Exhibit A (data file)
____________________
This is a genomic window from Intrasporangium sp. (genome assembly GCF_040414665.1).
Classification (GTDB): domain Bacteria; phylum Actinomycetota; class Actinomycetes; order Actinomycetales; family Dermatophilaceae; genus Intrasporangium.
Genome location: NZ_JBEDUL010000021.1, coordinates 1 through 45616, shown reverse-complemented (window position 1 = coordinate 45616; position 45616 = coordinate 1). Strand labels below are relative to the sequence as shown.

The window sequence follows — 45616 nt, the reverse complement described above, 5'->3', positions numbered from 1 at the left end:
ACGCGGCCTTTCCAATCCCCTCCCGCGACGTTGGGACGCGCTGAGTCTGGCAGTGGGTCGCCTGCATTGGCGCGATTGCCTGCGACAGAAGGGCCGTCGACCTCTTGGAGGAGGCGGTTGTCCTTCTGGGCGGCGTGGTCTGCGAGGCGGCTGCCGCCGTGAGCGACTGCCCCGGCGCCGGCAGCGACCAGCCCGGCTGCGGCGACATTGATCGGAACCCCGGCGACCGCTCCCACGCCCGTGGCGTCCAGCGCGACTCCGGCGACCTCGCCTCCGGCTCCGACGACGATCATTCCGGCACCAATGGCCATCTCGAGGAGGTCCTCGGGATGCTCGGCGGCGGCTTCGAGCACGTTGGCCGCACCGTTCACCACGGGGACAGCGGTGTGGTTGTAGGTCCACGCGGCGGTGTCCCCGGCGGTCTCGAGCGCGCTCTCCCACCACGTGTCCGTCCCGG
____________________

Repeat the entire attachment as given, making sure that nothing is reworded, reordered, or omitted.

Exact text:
This is a genomic window from Intrasporangium sp. (genome assembly GCF_040414665.1).
Classification (GTDB): domain Bacteria; phylum Actinomycetota; class Actinomycetes; order Actinomycetales; family Dermatophilaceae; genus Intrasporangium.
Genome location: NZ_JBEDUL010000021.1, coordinates 1 through 45616, shown reverse-complemented (window position 1 = coordinate 45616; position 45616 = coordinate 1). Strand labels below are relative to the sequence as shown.

The window sequence follows — 45616 nt, the reverse complement described above, 5'->3', positions numbered from 1 at the left end:
ACGCGGCCTTTCCAATCCCCTCCCGCGACGTTGGGACGCGCTGAGTCTGGCAGTGGGTCGCCTGCATTGGCGCGATTGCCTGCGACAGAAGGGCCGTCGACCTCTTGGAGGAGGCGGTTGTCCTTCTGGGCGGCGTGGTCTGCGAGGCGGCTGCCGCCGTGAGCGACTGCCCCGGCGCCGGCAGCGACCAGCCCGGCTGCGGCGACATTGATCGGAACCCCGGCGACCGCTCCCACGCCCGTGGCGTCCAGCGCGACTCCGGCGACCTCGCCTCCGGCTCCGACGACGATCATTCCGGCACCAATGGCCATCTCGAGGAGGTCCTCGGGATGCTCGGCGGCGGCTTCGAGCACGTTGGCCGCACCGTTCACCACGGGGACAGCGGTGTGGTTGTAGGTCCACGCGGCGGTGTCCCCGGCGGTCTCGAGCGCGCTCTCCCACCACGTGTCCGTCCCGG